Today I heard some devastating news. One of my seminary professors has died. But he didn’t just die, he first shot his long time partner and then he shot himself. Every system in my body shut down for several moments. It wasn’t like how I felt when I heard about the massacre in Orlando or at Mother Immanuel. Those events made my heart race and my anger flare. No. This time my heart stopped and it felt like the world was ending.
I only had Dr Moore for one class, but it was a life-changer. He broadened my world and helped me find my bravery. Once when talking after class I told him how vulnerable I was feeling. During the course of the conversation he gave me advice I hope I never forget. “Never become a fundamentalist of yourself.”
I did not know him well. I never met his partner, Margaret Shanahan. I admired them both from afar mostly. Now I wish I had been more forthright with my interest in them as people. Not that I think it would have made a whit of difference in the outcome of their lives … just to make a connection.
Dr. Moore was a hero of mine. I didn’t realize that until this morning. I don’t know why this tragedy happened but I do know that he is still a hero for me. This last year I have come to understand more than ever before that we are very complicated inside and out. The depth of that just increased.
The news becomes more and more clear about what happened in Orlando, Florida at the nightclub called Pulse. Phrases like “Deadliest mass shooting in the U.S.” and “Names of gun massacre victims released” throb in my heart with an emotional arrhythmia. But my claims on sorrow and grief are nothing compared to the families of those who experienced the terror and to the Orlando community.
What is happening to us? What is happening in the U.S.? I have read comments that commended this violence as the work of God. At these words … no, at this belief … my heart explodes in pain.
In the early ’80’s I went to gay clubs to dance and be myself in a way I could not be in public. I didn’t have to explain myself or listen patiently while I was told I was going to hell or needed psychiatric treatment. I went knowing that our joy with shields down could come to an end in a moment if someone with violent intent entered our sanctuary. I danced anyway.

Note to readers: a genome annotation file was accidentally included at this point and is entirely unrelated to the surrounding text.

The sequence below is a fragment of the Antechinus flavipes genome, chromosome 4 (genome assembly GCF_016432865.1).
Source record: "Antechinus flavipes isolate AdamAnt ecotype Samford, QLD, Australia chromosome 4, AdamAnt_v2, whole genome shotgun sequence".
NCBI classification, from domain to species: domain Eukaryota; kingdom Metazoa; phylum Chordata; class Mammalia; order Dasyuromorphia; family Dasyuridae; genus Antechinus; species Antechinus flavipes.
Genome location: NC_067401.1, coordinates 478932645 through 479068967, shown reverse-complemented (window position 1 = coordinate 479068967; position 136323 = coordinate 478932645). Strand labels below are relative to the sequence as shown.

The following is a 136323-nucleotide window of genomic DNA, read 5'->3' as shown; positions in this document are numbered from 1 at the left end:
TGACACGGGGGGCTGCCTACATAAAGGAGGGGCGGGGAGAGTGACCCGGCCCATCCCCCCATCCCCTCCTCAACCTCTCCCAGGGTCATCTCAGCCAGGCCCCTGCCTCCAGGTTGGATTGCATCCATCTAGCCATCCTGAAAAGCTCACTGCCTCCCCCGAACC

Now we have some laws which protect some rights of LBGTQQIAA folks.But laws don’t change hearts. Relationships change hearts. Talking through disagreements changes hearts. Listening deeply to one another – through faith and fear – changes hearts.
I ask you to pray today about this massacre at Pulse in Orlando, FL. For those who have died. For those who are injured. For those who are filled with terror. For the families of the victims. For those who need prayer in whatever way and for whatever reason.
Today is a day of deep listening to the pain of violence. Today is a day of prayer to transform hateful hearts to loving hearts. Today is a day of crying in grief for the terror that the people in Pulse experienced. Today is a day to find strength from the Sacred and Holy. Today is a day to hold the past and the present while setting our faces like flint to the future, walking in Pride and Faith. This nation we live in is not one nation, indivisible. We must work, sweat, pray, and come together shedding our hate and reaching for hope. If we believe in Liberty and Justice for all in this land we have to think, love, and live differently. Today is a day that God is weeping rainbow tears. What will we do tomorrow?